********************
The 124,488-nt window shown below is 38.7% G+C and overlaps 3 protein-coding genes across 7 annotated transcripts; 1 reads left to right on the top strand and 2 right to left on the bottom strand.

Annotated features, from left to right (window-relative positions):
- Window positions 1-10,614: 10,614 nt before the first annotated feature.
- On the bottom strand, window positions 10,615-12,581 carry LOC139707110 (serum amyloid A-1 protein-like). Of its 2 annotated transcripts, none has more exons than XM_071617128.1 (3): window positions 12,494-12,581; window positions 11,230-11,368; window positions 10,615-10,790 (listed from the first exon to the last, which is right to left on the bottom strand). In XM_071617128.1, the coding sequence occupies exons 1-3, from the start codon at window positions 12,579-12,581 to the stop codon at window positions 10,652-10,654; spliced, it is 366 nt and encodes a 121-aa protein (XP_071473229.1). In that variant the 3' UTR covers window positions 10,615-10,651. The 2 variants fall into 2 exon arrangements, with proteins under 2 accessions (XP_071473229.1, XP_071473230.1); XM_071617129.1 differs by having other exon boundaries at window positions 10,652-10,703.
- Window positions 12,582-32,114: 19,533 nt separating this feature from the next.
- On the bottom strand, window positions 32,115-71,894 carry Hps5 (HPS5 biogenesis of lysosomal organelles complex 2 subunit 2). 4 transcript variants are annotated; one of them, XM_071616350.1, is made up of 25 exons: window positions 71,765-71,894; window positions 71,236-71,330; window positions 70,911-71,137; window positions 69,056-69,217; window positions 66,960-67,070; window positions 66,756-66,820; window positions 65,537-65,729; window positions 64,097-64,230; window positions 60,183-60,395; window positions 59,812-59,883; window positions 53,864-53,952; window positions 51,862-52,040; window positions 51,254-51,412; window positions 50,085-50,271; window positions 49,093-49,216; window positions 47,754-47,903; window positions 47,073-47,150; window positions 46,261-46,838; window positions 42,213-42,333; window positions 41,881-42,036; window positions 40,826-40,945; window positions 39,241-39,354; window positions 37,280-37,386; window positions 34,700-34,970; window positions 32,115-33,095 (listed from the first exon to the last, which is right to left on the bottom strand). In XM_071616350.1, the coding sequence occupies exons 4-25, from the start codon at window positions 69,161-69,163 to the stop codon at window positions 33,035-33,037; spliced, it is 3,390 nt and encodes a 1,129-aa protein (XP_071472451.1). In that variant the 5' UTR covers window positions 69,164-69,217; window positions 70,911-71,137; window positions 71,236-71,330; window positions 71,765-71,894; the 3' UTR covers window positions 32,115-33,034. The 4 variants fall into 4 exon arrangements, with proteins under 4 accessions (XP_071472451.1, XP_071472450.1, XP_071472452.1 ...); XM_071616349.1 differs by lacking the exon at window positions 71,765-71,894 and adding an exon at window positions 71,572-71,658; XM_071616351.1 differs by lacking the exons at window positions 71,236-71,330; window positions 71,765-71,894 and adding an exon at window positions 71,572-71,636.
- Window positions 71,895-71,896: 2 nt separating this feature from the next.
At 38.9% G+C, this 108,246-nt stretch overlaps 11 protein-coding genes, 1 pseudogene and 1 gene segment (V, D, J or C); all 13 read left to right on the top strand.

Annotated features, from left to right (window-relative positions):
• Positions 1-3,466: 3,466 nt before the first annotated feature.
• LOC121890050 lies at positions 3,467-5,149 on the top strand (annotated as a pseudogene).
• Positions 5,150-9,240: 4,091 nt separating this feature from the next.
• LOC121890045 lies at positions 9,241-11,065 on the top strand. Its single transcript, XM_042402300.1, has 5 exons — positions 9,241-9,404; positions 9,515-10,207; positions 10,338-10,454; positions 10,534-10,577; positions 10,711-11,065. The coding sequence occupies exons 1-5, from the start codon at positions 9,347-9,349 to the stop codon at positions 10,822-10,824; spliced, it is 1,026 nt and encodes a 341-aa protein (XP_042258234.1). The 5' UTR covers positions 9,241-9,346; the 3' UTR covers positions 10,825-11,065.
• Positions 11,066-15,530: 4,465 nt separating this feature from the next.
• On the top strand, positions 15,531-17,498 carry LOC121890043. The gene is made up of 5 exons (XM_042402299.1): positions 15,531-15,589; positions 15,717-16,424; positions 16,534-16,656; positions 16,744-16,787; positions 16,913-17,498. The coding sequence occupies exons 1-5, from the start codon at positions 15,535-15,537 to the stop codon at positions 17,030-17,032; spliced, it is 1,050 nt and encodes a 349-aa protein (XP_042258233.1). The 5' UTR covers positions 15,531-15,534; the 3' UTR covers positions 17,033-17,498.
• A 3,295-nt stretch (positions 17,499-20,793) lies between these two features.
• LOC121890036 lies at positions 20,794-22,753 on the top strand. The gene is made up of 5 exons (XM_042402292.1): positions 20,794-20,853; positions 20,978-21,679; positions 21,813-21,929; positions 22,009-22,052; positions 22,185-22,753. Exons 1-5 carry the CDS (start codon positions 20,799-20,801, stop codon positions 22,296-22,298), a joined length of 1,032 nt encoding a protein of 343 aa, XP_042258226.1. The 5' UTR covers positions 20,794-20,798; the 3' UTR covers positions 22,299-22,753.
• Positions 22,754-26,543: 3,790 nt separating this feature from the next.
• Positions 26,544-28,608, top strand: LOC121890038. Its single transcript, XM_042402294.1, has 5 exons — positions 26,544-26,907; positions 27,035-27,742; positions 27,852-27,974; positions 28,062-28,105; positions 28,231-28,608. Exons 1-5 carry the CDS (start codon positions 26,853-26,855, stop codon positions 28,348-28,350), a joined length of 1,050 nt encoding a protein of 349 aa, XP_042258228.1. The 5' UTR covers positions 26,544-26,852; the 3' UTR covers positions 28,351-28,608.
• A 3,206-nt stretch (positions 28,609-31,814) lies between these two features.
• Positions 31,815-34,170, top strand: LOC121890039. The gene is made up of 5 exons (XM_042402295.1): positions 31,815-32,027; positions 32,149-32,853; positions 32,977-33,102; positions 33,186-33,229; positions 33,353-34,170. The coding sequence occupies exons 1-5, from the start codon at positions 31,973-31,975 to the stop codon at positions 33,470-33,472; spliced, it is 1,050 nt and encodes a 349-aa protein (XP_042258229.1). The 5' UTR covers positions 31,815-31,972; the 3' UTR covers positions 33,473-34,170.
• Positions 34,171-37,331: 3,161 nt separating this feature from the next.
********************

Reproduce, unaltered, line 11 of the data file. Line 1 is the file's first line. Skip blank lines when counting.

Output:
• LOC121890050 lies at positions 3,467-5,149 on the top strand (annotated as a pseudogene).